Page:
New non-profit offers jobs to women living in poverty
Brandy Kinney is a convicted felon.
"When I turned 18, I became a full blown addict," she said.
Kinney served two-and-a-half years in prison for organized crime.
"I didn't care. Let me do my time so I can come back here and continue doing what I'm doing because that was life," Kinney admitted.
After living in a halfway house for 90 days, she was ready to make a change, but that change wouldn't come easy.
"Sorry we don't hire felons" was a common phrase Kinney heard when searching for a job.
"Basically, what a woman needs coming out of poverty is a job," Justin Van Norman said.
Justin and wife Kasey interviewed 100 women in Bryan/College Station living below the federal poverty level.
"If you ask a woman what she needs to change her situation and break the cycle of dysfunction, across the board, with over 100 women in poverty, it was one thing: a job," Kasey said.
"It didn't just stop at a job," she added. "It's a job of integrity. It's a job of dignity."
That's something the Van Normans are willing to offer through Northway Farms.
The couple has big dreams: to turn a run-down house in Downtown Bryan into a cafe, giving offenders and women living in poverty a second chance.
"The ladies in our program are actually who would be serving the food, cooking the food, running the books," Justin explained.
There, they would learn both life and on-the-job skills while offering a casual dining experience.
The mission: "To bring poverty and the non-impoverished together in this establishment and create a way of changing the perception of how the general public looks at poverty," said Justin.
But Northway Farms isn't meant to be a short-term solution. They would also run a farm and a transitional home.
"That allows us to take women straight out of incarceration, give them a three- to six-month window to detox, to stay clean, to stay sober, to go through trauma-informed care, and to work," explained Kasey.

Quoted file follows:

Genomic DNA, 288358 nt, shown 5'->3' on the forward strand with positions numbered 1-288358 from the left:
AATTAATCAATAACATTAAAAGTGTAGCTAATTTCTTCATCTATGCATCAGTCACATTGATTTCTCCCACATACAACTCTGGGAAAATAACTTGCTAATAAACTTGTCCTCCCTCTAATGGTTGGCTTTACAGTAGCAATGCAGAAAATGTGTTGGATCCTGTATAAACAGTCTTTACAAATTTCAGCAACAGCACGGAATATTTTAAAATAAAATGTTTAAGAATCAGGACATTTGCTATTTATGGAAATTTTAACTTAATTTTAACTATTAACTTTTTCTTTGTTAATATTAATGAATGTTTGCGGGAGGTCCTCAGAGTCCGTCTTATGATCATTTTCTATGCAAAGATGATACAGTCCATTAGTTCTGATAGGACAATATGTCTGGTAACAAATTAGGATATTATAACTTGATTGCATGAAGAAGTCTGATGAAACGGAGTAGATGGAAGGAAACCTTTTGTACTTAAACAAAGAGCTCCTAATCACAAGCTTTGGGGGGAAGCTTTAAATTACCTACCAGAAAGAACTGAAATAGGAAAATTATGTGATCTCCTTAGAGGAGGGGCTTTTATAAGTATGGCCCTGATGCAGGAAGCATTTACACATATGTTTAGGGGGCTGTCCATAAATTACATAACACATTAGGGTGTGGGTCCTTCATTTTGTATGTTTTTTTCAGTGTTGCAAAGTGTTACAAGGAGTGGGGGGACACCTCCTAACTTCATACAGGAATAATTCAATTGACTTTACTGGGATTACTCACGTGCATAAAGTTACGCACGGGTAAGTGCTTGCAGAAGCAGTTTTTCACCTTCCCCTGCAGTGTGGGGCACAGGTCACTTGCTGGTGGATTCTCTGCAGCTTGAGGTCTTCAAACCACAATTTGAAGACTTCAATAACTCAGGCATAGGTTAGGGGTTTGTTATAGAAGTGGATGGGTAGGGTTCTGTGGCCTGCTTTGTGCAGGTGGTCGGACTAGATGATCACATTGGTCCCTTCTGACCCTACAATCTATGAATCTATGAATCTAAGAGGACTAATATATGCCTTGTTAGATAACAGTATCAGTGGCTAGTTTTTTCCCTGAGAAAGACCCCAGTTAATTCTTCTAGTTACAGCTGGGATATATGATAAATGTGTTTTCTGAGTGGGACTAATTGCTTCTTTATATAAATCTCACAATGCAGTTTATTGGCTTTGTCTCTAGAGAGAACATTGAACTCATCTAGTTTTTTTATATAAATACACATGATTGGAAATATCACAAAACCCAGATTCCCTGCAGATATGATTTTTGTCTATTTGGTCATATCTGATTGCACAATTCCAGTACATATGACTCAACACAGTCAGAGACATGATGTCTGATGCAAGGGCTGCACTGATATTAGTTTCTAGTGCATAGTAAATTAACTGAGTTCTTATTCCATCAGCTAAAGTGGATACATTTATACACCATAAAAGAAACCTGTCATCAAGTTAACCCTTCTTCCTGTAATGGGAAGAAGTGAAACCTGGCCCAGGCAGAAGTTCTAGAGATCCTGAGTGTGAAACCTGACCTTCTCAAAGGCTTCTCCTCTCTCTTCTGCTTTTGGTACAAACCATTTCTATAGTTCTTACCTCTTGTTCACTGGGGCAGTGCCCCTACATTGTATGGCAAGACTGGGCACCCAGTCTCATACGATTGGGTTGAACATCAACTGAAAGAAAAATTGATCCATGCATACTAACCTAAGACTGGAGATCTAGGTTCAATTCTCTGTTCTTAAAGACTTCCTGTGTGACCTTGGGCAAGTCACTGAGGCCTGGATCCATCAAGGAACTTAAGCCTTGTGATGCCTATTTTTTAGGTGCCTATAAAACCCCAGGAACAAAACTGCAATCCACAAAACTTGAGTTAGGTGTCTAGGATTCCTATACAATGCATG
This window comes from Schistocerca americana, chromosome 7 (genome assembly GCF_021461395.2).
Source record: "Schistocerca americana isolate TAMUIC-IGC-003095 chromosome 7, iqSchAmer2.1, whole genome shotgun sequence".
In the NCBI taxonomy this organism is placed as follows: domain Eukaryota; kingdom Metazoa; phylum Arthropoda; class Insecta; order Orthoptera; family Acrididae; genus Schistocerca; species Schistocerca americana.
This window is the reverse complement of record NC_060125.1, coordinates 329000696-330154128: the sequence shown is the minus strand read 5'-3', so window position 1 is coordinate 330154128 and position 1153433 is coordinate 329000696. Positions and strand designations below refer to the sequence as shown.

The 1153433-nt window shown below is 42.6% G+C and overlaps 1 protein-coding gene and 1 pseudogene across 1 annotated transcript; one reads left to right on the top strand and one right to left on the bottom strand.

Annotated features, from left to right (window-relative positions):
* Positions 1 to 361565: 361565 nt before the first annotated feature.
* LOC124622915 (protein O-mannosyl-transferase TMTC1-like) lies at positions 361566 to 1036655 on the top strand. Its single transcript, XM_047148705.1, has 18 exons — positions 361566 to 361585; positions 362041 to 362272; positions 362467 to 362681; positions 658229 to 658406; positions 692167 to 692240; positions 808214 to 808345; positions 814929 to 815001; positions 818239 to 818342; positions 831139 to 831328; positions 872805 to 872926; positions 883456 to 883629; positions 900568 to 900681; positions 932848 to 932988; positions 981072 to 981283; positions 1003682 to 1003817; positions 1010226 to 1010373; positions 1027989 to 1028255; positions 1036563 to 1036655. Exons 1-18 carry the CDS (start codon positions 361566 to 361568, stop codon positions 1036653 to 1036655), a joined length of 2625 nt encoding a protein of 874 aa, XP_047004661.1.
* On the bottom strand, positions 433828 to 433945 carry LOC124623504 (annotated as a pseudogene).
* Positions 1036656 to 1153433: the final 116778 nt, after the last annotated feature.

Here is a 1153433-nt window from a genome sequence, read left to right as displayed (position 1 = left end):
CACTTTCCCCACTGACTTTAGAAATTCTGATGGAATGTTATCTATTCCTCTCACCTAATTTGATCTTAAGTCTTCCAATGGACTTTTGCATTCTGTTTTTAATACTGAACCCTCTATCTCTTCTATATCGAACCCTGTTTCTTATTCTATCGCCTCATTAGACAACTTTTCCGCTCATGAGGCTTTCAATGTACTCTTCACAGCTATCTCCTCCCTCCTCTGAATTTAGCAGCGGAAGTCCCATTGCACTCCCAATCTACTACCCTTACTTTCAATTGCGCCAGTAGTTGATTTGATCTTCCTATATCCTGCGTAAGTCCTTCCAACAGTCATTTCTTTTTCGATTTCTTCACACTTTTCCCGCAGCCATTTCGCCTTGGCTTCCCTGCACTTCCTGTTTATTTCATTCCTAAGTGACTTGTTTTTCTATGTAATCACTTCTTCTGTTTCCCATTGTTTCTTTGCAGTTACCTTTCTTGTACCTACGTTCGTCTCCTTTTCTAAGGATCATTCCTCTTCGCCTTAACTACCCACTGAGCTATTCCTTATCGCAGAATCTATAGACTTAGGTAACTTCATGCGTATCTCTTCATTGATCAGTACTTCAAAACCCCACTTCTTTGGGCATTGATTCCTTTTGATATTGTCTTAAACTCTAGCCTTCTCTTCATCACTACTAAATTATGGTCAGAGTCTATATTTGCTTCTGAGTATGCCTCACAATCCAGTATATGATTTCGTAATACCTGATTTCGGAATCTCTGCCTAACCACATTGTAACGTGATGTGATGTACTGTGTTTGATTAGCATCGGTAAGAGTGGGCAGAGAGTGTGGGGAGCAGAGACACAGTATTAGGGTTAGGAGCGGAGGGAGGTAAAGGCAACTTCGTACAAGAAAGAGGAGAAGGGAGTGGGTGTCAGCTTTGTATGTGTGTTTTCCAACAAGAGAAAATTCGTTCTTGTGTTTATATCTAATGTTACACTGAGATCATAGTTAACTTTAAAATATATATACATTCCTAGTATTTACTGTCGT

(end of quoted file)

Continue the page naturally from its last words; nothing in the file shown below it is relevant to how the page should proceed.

It's something the Brazos County Sheriff's Office is on board with.
"What we need is employers to consider hiring people who have had problems in the past and participate in programs for job training and getting people back to work," Brazos County Jail Administrator Wayne Dicky said.
There are currently more than 600 inmates in the Brazos County Jail.
With a national recidivism rate of 60 percent, Dicky is working to reduce that number through things like adult education and prison ministries.
"Some of the life skills classes focus on becoming more employable and doing things like job applications and understanding the working environment," explained Dicky.
They're options that would have helped Brandy Kinney get a new start faster. Now ten years sober, she wants to help others at Northway Farms.
"Let me help you with that weight. I'm not going to carry all of it. You're going to burden most of it, but I'm going to tell you my story and when you need something, if I can do it, I'm going to be there," Kinney encouraged.
"We just can't wait to see this come to life," Kasey beamed while walking through the house in Downtown Bryan.
And turn poverty into promise.
Northway Farms is a 501c3 non profit. If you'd like to help Northway Farms become a reality, or help some of the already existing jail programs in Brazos County, click on the links with this story.